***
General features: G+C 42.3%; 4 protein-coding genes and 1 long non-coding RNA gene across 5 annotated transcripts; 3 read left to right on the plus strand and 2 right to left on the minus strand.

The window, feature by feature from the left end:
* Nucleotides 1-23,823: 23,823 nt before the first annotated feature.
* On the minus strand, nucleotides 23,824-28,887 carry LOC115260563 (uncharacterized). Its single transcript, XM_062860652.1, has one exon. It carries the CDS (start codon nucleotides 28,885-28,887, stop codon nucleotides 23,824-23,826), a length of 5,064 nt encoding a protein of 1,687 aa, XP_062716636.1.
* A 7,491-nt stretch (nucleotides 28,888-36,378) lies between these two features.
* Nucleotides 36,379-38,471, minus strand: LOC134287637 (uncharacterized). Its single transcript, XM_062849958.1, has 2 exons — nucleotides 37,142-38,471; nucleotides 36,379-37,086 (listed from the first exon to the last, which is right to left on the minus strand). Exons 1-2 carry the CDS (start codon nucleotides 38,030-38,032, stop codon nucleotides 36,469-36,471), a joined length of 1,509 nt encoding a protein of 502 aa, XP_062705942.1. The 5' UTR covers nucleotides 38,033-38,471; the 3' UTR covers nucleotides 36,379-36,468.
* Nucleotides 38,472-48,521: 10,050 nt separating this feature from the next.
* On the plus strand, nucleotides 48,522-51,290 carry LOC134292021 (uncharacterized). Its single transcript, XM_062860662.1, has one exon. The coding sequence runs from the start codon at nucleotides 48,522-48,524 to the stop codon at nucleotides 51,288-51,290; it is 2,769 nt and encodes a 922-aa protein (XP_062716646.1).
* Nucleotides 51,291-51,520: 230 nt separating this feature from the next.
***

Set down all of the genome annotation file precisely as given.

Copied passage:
General features: G+C 42.3%; 4 protein-coding genes and 1 long non-coding RNA gene across 5 annotated transcripts; 3 read left to right on the plus strand and 2 right to left on the minus strand.

The window, feature by feature from the left end:
* Nucleotides 1-23,823: 23,823 nt before the first annotated feature.
* On the minus strand, nucleotides 23,824-28,887 carry LOC115260563 (uncharacterized). Its single transcript, XM_062860652.1, has one exon. It carries the CDS (start codon nucleotides 28,885-28,887, stop codon nucleotides 23,824-23,826), a length of 5,064 nt encoding a protein of 1,687 aa, XP_062716636.1.
* A 7,491-nt stretch (nucleotides 28,888-36,378) lies between these two features.
* Nucleotides 36,379-38,471, minus strand: LOC134287637 (uncharacterized). Its single transcript, XM_062849958.1, has 2 exons — nucleotides 37,142-38,471; nucleotides 36,379-37,086 (listed from the first exon to the last, which is right to left on the minus strand). Exons 1-2 carry the CDS (start codon nucleotides 38,030-38,032, stop codon nucleotides 36,469-36,471), a joined length of 1,509 nt encoding a protein of 502 aa, XP_062705942.1. The 5' UTR covers nucleotides 38,033-38,471; the 3' UTR covers nucleotides 36,379-36,468.
* Nucleotides 38,472-48,521: 10,050 nt separating this feature from the next.
* On the plus strand, nucleotides 48,522-51,290 carry LOC134292021 (uncharacterized). Its single transcript, XM_062860662.1, has one exon. The coding sequence runs from the start codon at nucleotides 48,522-48,524 to the stop codon at nucleotides 51,288-51,290; it is 2,769 nt and encodes a 922-aa protein (XP_062716646.1).
* Nucleotides 51,291-51,520: 230 nt separating this feature from the next.